Unless you are in a crowded room, no one likes a close talker. This time we learn how to read body language. This is a crucial skill that extends beyond networking and is beneficial in all social situations, whether at the office or a family picnic.
Body language can speak volumes about a person. Learning to master your body language and effectively reading another’s body language is the key to all social interactions.
When talking with someone, look for actions of engagement, such as head nods, forward leans, and eye contact. These are the actions that you want to casually mirror. This will create a more relaxed atmosphere. Smile, but do so genuinely. Fake smiles can be spotted a mile away.
Be conscientious of cues from the other people and be less focused on the next thing you should say! Look for disagreement cues such as leaning back, frowning, or looking away. This is a sign that it might be time to spin the wheel of topics. Try redirecting the conversation. If these cues are still present, it might be time to move on.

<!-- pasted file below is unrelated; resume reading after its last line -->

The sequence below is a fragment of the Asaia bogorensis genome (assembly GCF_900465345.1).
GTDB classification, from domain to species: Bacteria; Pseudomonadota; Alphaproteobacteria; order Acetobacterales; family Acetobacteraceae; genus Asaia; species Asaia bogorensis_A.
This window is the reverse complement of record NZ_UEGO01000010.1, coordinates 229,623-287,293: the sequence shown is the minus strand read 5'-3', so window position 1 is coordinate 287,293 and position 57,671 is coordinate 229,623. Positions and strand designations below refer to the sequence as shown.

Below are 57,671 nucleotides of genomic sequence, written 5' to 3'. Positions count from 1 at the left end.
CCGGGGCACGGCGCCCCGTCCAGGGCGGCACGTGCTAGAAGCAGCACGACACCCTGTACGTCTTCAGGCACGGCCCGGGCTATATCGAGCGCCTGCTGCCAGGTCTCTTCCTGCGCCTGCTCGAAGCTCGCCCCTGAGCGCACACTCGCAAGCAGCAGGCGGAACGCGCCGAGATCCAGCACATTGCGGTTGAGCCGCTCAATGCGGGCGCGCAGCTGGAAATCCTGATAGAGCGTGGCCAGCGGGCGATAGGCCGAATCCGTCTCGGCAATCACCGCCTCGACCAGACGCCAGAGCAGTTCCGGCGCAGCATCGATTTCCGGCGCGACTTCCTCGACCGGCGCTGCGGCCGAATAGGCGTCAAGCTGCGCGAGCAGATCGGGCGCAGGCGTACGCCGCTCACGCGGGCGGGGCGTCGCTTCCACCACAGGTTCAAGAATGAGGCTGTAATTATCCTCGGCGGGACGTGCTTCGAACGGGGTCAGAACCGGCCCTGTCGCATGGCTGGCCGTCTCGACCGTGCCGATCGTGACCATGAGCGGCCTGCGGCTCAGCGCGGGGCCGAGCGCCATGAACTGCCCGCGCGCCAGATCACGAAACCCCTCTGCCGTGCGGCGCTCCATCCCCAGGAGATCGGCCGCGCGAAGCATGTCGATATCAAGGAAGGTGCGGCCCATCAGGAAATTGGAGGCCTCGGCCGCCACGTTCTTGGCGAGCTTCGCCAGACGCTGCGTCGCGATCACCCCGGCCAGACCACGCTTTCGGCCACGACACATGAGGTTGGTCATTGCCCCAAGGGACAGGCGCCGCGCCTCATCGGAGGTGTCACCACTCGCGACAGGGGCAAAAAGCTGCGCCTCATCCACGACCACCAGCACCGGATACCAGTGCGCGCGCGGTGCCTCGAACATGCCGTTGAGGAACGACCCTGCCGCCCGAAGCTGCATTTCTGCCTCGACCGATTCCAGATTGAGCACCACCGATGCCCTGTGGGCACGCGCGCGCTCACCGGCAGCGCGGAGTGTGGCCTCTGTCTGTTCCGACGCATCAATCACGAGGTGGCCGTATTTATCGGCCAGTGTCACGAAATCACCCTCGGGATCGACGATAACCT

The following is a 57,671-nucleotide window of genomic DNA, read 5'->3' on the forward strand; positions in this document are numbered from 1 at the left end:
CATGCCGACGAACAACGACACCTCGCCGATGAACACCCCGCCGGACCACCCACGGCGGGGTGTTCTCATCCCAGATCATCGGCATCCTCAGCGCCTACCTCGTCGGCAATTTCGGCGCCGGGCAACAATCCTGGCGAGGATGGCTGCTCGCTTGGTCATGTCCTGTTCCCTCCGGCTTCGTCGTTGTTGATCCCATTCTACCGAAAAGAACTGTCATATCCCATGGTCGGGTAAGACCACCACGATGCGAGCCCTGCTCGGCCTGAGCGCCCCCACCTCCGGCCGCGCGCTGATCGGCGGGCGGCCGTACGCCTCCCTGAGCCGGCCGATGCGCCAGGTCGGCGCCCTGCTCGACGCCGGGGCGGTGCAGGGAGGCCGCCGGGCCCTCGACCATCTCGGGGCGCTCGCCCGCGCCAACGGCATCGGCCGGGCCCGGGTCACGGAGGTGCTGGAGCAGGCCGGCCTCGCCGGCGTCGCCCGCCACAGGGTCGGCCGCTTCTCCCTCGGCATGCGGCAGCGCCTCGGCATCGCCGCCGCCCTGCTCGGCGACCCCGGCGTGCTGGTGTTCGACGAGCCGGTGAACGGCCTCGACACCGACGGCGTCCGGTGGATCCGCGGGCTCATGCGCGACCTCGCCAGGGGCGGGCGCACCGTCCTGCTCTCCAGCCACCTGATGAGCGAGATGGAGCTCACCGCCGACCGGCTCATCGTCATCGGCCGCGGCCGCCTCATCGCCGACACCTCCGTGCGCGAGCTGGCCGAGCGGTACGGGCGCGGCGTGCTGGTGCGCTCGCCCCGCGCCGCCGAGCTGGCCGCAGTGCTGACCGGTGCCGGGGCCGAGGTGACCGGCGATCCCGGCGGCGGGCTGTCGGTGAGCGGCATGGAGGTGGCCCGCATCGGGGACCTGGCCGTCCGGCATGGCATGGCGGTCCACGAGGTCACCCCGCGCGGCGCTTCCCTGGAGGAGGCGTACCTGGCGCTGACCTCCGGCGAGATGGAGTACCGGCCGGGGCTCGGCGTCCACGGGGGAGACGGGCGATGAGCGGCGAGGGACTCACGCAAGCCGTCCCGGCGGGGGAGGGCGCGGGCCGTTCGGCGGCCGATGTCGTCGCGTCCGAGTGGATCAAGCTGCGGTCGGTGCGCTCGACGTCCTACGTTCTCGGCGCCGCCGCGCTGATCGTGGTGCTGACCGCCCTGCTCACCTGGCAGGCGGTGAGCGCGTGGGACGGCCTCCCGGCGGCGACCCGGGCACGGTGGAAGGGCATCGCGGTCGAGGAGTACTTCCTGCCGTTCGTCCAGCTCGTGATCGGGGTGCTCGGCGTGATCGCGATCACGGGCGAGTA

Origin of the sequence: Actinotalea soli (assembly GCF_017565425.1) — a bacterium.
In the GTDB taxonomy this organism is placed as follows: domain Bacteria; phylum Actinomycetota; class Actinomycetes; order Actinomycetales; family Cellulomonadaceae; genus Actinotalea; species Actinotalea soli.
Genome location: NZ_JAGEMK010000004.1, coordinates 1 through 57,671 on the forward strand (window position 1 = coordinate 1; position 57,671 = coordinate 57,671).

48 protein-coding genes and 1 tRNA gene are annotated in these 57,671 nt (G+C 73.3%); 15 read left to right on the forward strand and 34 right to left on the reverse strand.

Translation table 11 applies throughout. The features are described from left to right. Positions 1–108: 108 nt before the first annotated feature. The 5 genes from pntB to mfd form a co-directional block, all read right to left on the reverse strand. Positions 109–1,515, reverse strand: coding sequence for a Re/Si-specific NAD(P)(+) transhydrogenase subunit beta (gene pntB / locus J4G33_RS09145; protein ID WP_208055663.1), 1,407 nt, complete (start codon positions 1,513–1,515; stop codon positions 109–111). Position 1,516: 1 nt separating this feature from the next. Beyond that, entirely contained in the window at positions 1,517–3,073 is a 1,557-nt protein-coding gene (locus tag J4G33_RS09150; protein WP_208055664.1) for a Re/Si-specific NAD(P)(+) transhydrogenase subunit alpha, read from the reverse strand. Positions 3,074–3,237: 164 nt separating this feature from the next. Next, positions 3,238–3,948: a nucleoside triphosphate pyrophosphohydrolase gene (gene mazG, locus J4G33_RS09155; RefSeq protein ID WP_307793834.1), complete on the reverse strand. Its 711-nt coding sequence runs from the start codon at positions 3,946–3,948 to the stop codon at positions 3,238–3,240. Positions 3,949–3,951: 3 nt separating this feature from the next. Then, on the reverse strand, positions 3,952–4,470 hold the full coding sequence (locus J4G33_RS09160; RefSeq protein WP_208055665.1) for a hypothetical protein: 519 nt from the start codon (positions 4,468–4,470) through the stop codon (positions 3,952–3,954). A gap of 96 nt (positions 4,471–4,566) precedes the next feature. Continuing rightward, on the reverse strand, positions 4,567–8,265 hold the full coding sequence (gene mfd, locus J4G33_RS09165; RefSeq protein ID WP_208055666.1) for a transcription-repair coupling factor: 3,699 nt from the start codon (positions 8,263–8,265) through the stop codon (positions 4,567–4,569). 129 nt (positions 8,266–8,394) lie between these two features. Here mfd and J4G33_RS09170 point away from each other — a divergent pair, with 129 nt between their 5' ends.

When engaged in social interactions, distance is key. Standing too close to someone can be an immediate turn-off, resulting in that person stepping back. You may also see tension cues such as face touching or leaning away. Touching someone is never advised during first interactions. Touch, like distance, is very intimate and shows a level of trust that is rarely achieved during a first conversation.
Many people do not know what to do with their hands. The hands can give off unintentional negative cues. To avoid this, keep your hands unclasped and relaxed. Never place them on your hips or cross your arms. These are defensive cues that are not effective in networking.
There are so many nuances to body language. Check out this TedTalk by Amy Cuddy to learn even more. http://www.ted.com/talks/amy_cuddy_your_body_language_shapes_who_you_are.html
Michael Klein is a premier writer and speaker on all aspects of human capital. As VP Operations for KDS Staffing, Inc., he has achieved industry-leading success. Michael was awarded, The New York State Small Business Growth Award; presented by Governor George Pataki. Additionally, Michael has successfully grown and sold multiple firms. If you or your organization would like to discuss hiring needs, contact Michael at 646-350-3015 or firstname.lastname@example.org.
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